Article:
Press Release: Court orders State to recognise Muslim marriages
Published by Legal Resources Centre [icon type=”icon-clock”] 31 August 2018
For Immediate Release: 31 August 2018
Victory for women married in Muslim marriages as the court orders the State to take steps to recognise their marriages as valid
Today, 31 August 2018, the Western Cape High Court handed down judgment in Women’s Legal Centre Trust v President of the Republic of South Africa and Others relating to the recognition of Muslim Marriages. The Legal Resources Centre represented the Commission for Gender Equality who was admitted as a friend of the Court.
Our intervention was in support of the case, as Muslim women have suffered, and continue to suffer, serious prejudice in marriages as a result of the State’s inaction.
The LRC welcomes the judgment handed down that declared that the State is obliged by section 7(2) of the Constitution to respect, protect, promote and fulfil the rights in sections 9, 10, 15, 28, 31 and 34 of the Constitution to recognise Muslim marriages as valid and to regulate the consequences of such recognition.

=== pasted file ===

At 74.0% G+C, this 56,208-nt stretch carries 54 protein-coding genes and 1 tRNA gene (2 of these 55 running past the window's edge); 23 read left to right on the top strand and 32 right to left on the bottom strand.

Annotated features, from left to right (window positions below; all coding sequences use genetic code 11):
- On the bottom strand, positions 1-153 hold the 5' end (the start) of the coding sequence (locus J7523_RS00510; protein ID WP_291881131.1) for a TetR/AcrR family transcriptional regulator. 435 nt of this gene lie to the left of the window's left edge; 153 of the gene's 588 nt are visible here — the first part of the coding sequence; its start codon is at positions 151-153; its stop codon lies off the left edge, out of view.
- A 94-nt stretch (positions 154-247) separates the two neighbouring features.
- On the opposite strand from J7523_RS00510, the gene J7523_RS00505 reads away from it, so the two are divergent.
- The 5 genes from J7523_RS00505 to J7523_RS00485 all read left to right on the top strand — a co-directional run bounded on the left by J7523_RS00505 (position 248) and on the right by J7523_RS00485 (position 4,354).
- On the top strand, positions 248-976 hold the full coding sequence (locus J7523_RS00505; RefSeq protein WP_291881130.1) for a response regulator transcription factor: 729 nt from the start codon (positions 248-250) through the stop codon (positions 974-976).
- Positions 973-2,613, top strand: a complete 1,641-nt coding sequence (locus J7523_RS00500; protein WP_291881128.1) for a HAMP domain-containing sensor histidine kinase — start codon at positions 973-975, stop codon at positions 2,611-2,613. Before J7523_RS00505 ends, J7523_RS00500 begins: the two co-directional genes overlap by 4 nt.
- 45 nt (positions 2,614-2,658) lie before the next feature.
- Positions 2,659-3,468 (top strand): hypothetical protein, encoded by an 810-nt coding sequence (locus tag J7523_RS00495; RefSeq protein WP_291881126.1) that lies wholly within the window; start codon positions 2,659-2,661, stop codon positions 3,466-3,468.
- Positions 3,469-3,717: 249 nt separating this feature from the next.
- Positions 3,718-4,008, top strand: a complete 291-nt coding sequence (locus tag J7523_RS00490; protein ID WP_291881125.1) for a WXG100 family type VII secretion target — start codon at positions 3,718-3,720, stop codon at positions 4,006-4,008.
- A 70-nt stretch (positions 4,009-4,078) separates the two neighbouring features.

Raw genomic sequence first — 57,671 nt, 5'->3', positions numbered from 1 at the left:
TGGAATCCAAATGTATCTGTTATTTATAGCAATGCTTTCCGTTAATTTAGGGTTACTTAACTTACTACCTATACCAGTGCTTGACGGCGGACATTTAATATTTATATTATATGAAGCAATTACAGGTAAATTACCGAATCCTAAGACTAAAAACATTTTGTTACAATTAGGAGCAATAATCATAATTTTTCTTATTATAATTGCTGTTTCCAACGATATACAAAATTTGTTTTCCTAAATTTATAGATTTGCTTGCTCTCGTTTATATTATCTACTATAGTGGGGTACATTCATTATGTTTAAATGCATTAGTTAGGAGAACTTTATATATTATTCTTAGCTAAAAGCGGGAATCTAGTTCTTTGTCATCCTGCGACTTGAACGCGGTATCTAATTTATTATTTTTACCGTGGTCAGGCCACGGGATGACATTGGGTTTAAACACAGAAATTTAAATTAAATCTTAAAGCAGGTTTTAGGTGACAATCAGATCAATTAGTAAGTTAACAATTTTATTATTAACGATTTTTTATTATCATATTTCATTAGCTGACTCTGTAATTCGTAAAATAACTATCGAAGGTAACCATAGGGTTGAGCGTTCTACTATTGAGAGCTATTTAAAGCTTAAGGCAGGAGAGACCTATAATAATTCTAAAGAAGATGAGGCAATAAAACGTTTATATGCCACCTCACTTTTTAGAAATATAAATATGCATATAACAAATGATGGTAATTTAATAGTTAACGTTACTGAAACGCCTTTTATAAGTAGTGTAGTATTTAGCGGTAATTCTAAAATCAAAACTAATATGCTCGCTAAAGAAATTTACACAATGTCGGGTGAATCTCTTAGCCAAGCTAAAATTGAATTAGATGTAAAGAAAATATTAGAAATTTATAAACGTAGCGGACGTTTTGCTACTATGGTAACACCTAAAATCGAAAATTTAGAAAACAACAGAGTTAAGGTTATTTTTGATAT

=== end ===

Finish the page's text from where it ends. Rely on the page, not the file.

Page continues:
The WC High Court found that the President of South Africa and the Cabinet have failed to fulfil these constitutional obligations and must accordingly take steps to rectify this failure within 24 months of the date of the order. Accordingly, the State must prepare, initiate, introduce, enact and bring into operation, legislation to recognise Muslim marriages as valid marriages and to regulate the consequences of such recognition.
Should the State fail to enact legislation as envisaged above, the Court stated that a union, validly concluded as a marriage in terms of Sharia law and which subsists at the time this order becomes operative, may be dissolved in accordance with the Divorce Act 70 of 1979 even after its dissolution (in terms of Sharia Law). All the provisions of the Divorce Act will apply to such a union.
The Court also made provisions for the dissolution of polygamous marriages in a Muslim marriage. In ensuring that those who will benefit from the findings of the Court are made aware of the order, the Department of Justice and Home Affairs must publish a summary of the order widely and without delay.
We are encouraged by the Court’s decision to compel the government to take steps to ensure that the rights of women in Muslim marriages are realised. We celebrate this victory and hope that the state take steps to comply and make what the judgment envisages a reality for women in Muslim marriages.